The channel letters were included as a brand element to the glass beacon. To keep the contrast, we added a white neon border around the designer's laser-routed stainless faces. We drilled through the insulated glass and mounted stainless-steel fabricated letters with a white neon border to add contrast to the glowing background. The letters were mounted to the full glass-mullion panels and erected into place as full sections.

Modifying the façade

Next, we formulated the design to modify the façade. For HOB, Harrah's Entertainment added a three-level nightclub that offers an expansive bar, dance floor and third-floor VIP private seating and bottle service. The exterior façade featured a 100-ft. pylon and 350 ft. of stainless-steel, neon "eyebrows" and LED ticker "eyebrows."

The marquee, engineered and built by Broadway National, contained a 12mm-pitch LED video display that faced west toward neighboring casinos, and an illuminated, digital-print ad box that faced east. Because the Showboat's foot traffic comes from the west, implementing two LED displays on either side wasn't cost effective. In the center, the designers created an "old-fashioned" changeable-message sign with monthly event listings.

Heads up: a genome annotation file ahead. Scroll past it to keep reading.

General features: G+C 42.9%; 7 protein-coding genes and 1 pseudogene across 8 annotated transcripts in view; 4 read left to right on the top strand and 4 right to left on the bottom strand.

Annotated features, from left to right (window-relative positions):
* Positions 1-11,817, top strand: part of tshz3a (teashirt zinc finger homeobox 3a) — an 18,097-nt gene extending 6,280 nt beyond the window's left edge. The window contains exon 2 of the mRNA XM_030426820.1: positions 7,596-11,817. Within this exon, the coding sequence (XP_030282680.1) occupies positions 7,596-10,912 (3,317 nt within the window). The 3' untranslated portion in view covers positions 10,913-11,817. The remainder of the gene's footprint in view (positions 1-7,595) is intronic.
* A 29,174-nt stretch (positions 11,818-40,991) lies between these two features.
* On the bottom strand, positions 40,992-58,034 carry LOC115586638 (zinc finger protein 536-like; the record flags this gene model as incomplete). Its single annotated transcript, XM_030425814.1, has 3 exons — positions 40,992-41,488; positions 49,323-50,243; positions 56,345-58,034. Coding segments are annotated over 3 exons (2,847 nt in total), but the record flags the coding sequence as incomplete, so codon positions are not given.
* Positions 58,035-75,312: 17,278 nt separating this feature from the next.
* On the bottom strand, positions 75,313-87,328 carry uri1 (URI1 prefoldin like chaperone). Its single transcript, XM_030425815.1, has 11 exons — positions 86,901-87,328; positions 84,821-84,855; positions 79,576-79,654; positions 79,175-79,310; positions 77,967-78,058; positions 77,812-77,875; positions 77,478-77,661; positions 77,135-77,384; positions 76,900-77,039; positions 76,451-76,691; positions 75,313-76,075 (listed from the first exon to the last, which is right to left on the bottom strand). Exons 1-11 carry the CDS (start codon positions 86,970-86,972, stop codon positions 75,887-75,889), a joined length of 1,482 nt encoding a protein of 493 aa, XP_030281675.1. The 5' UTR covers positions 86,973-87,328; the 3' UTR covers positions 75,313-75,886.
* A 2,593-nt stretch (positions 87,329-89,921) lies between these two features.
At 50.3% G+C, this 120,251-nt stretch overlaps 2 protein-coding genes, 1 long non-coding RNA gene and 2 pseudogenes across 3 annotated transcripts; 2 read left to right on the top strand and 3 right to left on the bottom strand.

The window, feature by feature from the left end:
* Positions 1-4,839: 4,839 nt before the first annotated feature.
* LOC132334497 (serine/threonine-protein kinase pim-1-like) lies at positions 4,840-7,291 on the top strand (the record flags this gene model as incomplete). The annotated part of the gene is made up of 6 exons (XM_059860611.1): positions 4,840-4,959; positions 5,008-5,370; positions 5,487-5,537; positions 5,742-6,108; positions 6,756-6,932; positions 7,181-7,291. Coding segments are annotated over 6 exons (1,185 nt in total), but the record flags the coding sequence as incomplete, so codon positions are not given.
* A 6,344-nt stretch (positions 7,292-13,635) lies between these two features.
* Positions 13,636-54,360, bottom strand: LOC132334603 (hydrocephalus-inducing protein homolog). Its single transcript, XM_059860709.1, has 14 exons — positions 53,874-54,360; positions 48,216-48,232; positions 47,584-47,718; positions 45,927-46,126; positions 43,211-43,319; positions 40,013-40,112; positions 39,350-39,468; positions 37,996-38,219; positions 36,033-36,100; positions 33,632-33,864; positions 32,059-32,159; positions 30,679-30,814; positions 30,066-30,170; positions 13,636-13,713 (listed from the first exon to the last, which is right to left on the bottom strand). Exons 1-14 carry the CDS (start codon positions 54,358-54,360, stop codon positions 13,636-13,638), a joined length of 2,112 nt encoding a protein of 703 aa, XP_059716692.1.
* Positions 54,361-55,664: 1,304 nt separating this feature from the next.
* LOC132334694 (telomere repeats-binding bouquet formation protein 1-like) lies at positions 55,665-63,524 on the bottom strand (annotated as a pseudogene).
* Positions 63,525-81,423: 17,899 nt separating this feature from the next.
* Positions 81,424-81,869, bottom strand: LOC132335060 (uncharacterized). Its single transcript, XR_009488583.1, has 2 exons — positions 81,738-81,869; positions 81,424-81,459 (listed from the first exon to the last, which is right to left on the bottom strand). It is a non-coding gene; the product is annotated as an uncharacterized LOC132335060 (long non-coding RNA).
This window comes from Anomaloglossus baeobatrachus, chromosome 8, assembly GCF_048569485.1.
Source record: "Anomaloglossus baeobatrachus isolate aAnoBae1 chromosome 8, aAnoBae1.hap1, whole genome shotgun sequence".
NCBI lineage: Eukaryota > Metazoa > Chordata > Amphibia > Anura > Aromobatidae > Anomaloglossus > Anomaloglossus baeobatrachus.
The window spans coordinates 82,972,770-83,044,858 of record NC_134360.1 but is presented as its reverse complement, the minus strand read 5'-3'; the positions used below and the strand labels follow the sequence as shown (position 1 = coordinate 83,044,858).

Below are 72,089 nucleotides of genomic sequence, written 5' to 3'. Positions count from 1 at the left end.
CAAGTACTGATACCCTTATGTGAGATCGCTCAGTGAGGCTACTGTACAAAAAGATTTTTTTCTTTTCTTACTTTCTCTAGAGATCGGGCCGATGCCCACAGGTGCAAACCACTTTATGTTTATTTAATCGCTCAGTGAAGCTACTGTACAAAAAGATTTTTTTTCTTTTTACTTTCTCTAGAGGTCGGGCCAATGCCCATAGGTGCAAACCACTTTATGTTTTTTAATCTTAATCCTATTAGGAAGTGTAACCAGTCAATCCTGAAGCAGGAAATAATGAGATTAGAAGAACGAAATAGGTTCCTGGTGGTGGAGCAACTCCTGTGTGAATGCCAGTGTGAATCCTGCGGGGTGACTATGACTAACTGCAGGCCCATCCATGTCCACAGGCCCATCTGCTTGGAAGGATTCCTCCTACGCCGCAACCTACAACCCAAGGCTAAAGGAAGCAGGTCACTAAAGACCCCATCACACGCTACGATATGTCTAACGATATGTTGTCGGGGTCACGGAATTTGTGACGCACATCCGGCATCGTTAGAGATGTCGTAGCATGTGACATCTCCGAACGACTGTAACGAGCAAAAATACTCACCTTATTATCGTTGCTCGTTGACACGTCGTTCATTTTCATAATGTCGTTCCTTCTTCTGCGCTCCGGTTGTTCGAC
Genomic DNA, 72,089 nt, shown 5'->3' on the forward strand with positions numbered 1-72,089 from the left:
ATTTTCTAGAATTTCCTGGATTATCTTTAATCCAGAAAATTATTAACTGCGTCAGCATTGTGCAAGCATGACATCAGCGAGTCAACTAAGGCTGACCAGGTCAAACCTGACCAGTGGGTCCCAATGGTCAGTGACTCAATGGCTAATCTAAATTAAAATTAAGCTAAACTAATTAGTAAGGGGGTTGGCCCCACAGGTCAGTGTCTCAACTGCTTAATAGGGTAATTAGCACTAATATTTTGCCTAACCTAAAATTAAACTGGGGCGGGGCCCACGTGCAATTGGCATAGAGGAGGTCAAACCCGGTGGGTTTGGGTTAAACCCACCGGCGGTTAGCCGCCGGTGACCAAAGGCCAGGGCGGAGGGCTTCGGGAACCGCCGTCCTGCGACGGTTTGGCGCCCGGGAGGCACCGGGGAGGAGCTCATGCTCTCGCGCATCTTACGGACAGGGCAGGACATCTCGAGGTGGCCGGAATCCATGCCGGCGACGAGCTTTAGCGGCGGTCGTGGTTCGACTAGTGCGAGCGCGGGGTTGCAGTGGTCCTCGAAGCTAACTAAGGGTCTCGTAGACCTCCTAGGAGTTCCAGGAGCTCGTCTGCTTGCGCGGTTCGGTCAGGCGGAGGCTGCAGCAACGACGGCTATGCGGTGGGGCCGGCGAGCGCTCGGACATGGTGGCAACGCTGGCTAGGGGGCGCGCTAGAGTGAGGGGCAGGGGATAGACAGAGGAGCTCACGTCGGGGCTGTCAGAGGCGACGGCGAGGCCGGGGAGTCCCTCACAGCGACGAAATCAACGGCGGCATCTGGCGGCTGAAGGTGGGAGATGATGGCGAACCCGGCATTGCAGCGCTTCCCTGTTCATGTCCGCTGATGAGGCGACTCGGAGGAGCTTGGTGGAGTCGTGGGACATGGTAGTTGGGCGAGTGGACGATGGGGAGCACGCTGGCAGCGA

The "eyebrows" comprise multilayered stainless steel. In keeping with the marquee and the flow of pedestrian traffic, the west-facing eyebrow includes a monochrome, red ticker display, and the east side has five rows of clear, red neon.

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As part of the façade, Gensler added cobalt-blue pilasters as glowing lanterns to tie in all the components. The lanterns were illuminated with the Color Kinetics I-Cove. Because the GFRC was installed prior to Broadway's arrival onsite, and without access hatches for lighting, Broadway designed and installed the I-Cove LED product on 30-ft.-long sliding trays. The trays are pulled through the top of the pilaster. Broadway added white Lexan polycarbonate diffusers within the pilasters to spread the light evenly.

Cobalt-blue, exposed-neon channel letters and other identification signage finished off the façade. The exotic color of the cobalt-blue neon on these open-face channel letters finished off the sign.